RingSide Report

World News, Social Issues, Politics, Entertainment and Sports

Sssshhh, I Didn’t Always Love Vincent…

By Radical Rhymes

Anyone who knows anything about me will recognize my love for the work of Vincent van Gogh I often replicate his great paintings in my own style, just as much of what I write directly or indirectly speaks to his life and experiences. To me he is one of three artists – including Frida and Cezanne – that I revere above all.

But it wasn’t always so.

I was probably around 12 when I began to love – I told that story elsewhere so I won’t risk boring anyone any more than I have to… anyway, I worked out at 13 that if I didn’t make money for myself I wouldn’t have any kind of regular allowance. Times were tough, cash was always scarce, so, I signed up to deliver papers.

A morning round, one in the evening (which I hated) and another on a Sunday. The Sunday affair was arduous and became almost impossible as the supplements grew in number and became and ever thicker. Some kids had to have carts to take those on, it was brutal.

As usual, I digress…

By 14 I had a regular income supplemented with tips and it was absolutely liberating. I bought books at first – Dracula the very first – and then I noticed magazines. I was delivering one at that time called The Great Artists. It looked amazing. A history of the person, an explanation of their subjects and techniques along with a gallery of their best-known works.

After a week or two I asked Mr H, the shop owner, if I could order it for myself. Weird, I guess. Earning money by delivering magazines, only to spend some of it delivering a magazine to myself (my house was actually on my round). He thought it was hilarious but made the order for me anyway.

I was hooked.

Every week I would shut myself away and study each one minutely. The biographies were fascinating. A myriad exciting, sometimes tragic lives, built around the most wonderful creativity. Degas, Rembrandt, Constable, Turner. I devoured their ideas and created rivalries in my own mind that could never be resolved. How could Turner be included in the Royal Academy at age twenty-six, while Constable had to wait until he was fifty-two? Madness!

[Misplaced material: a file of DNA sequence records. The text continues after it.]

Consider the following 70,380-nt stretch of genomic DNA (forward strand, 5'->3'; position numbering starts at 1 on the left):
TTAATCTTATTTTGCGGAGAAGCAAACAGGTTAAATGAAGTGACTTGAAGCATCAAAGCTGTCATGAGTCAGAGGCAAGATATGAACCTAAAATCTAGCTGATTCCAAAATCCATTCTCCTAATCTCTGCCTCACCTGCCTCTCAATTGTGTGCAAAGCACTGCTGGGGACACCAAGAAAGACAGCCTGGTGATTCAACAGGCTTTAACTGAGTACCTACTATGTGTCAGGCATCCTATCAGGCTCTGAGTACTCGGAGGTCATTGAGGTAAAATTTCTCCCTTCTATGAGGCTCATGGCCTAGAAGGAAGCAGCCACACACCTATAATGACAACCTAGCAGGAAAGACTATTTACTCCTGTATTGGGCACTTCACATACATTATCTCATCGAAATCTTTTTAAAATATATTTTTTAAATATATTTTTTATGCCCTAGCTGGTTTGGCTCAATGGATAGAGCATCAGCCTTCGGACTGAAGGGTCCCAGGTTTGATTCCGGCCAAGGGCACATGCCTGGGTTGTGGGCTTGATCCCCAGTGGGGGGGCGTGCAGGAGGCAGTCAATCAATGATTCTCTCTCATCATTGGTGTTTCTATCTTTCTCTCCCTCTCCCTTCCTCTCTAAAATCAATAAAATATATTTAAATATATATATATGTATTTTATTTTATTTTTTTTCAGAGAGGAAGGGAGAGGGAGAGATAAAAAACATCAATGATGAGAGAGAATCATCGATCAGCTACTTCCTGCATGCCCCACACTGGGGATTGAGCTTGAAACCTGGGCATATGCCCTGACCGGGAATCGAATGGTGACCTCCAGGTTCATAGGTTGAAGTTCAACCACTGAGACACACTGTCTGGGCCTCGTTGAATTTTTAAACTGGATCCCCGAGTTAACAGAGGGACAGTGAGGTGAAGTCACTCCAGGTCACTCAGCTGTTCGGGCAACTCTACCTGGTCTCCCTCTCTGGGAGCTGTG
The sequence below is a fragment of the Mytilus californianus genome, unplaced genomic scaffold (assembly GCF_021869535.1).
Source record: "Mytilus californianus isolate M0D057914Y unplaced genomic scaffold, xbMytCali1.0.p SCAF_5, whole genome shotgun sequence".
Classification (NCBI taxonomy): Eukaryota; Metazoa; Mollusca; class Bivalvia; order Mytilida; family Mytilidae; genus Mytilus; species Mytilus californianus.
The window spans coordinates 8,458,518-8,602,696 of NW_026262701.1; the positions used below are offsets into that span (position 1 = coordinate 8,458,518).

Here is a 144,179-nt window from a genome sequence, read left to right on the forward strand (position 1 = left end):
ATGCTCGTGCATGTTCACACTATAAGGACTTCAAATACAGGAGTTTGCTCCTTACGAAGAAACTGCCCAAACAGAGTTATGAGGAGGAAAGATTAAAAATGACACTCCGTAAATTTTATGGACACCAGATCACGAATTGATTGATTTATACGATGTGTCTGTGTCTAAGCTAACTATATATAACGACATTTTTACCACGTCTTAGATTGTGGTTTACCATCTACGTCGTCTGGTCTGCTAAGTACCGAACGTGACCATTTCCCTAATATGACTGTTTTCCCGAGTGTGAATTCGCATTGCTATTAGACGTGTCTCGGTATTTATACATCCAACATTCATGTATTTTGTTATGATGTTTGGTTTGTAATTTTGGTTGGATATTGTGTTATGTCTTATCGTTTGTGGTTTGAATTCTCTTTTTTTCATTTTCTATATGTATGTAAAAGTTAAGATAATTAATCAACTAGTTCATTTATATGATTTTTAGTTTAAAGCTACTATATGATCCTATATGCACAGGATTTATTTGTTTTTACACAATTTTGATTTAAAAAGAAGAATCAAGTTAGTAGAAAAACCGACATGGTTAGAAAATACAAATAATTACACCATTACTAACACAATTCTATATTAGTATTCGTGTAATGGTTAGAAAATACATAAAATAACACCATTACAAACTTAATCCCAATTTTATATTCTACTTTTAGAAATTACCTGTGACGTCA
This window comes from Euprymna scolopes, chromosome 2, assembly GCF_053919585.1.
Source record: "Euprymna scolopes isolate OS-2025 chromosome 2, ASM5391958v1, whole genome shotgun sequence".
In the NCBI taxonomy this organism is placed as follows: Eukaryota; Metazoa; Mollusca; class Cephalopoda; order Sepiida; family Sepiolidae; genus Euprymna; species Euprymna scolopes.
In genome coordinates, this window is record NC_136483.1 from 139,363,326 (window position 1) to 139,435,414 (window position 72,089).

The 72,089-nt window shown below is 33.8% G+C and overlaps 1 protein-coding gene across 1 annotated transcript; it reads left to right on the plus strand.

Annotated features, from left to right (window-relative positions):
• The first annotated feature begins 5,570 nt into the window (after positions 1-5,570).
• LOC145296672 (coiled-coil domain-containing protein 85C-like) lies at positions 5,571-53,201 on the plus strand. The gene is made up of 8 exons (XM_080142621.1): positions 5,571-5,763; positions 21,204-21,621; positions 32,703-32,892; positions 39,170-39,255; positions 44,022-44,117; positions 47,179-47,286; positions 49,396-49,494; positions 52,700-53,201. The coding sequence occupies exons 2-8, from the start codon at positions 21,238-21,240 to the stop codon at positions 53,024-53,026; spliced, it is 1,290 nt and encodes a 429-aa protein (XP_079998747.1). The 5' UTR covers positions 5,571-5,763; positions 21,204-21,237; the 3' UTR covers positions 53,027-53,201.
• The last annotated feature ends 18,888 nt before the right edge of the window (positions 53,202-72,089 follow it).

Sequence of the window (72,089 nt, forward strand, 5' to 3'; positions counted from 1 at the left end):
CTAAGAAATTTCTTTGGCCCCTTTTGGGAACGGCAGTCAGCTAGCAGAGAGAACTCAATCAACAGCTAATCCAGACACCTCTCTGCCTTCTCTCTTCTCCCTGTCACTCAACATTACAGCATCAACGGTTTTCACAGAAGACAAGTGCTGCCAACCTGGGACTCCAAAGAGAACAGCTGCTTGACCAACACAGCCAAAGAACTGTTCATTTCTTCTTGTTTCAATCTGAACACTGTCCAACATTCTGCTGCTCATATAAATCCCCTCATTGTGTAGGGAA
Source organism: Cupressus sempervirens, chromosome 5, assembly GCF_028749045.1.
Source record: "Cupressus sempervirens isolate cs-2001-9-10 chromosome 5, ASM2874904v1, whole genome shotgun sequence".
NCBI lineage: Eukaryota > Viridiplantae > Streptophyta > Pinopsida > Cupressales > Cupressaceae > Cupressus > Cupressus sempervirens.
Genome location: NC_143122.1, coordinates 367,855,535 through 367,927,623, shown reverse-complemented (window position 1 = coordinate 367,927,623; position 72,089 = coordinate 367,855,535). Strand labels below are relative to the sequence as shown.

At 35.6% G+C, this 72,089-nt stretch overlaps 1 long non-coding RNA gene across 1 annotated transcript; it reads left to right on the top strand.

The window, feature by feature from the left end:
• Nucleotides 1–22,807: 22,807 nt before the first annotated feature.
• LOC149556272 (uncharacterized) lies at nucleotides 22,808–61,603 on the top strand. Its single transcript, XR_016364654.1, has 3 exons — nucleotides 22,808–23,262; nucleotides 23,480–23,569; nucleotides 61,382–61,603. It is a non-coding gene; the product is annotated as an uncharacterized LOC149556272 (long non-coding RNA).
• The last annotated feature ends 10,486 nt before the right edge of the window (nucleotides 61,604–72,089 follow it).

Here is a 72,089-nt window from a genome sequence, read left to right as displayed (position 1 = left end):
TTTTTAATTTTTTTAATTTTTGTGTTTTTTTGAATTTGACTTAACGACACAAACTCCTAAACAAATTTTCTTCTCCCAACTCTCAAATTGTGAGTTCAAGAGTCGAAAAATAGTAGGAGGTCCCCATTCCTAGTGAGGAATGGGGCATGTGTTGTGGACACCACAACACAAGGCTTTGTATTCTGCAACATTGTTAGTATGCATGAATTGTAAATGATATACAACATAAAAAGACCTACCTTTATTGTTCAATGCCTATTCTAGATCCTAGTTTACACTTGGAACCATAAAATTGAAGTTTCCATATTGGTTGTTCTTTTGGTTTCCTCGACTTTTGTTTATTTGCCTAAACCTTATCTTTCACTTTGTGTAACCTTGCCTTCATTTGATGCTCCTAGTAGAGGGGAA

My favorite at that time was, no surprise, Constable. I marveled at his landscapes, their intricacy and scale. The Haywain in particular enthralled me, but also the towering Canterbury Cathedral and his dark and stormy rendering of Stonehenge. Just… breath-taking.

But Vincent? I was absorbed by his life story of course, but why would anyone admire his work? Wild. Raw. Childish even. Starry Night appeared to my youthful eyes as the daubing of a madman. Bold swirls and blocked-in buildings. How could anyone take it seriously?

But as the years passed, and I experienced mental health problems myself (my first real attack came when I was 14, an entire Christmas Holiday spent in perpetual tears), I began to really see Vincent’s work properly. Its vibrancy and honesty, his desire to reach the inner beauty of things, of places and of people.

Perhaps it was the first time I tried to recreate – in my own way both Starry Night and the Sunflowers – that I truly felt how powerful his genius was, how visceral and almost violent was his talent.

And now I understand – to paraphrase Don McClean – what he tried to say to me. His work has indeed set me free, and I genuinely agonize for his suffering. My own is painful enough, but his end haunts me greatly.

What an artist. What a man. He WAS too beautiful for this world in my humble view, but I am thankful every day that he lived here even though it obviously hurt him to do so.

Thank you so very, very much Vincent.

PS if you haven’t seen Kirk Douglas playing him, or the Dr Who episode about him, please do so. Moving is a poor description of their impact.

Radical Rhymes is a professional artist working with a range of media – predominantly animal/human portraits and landscapes – including, most recently, hand painted furniture. You can see his work on Instagram Radicalrhymes1969 or on Twitter @RhymesRadical.

For commissions, please contact him on Twitter via Direct Message or by email at: radicalrhymes@outlook.com His work is also available to buy on Etsy

To commission a painting, you can visit

Radical Rhymes website.

[si-contact-form form=’2′]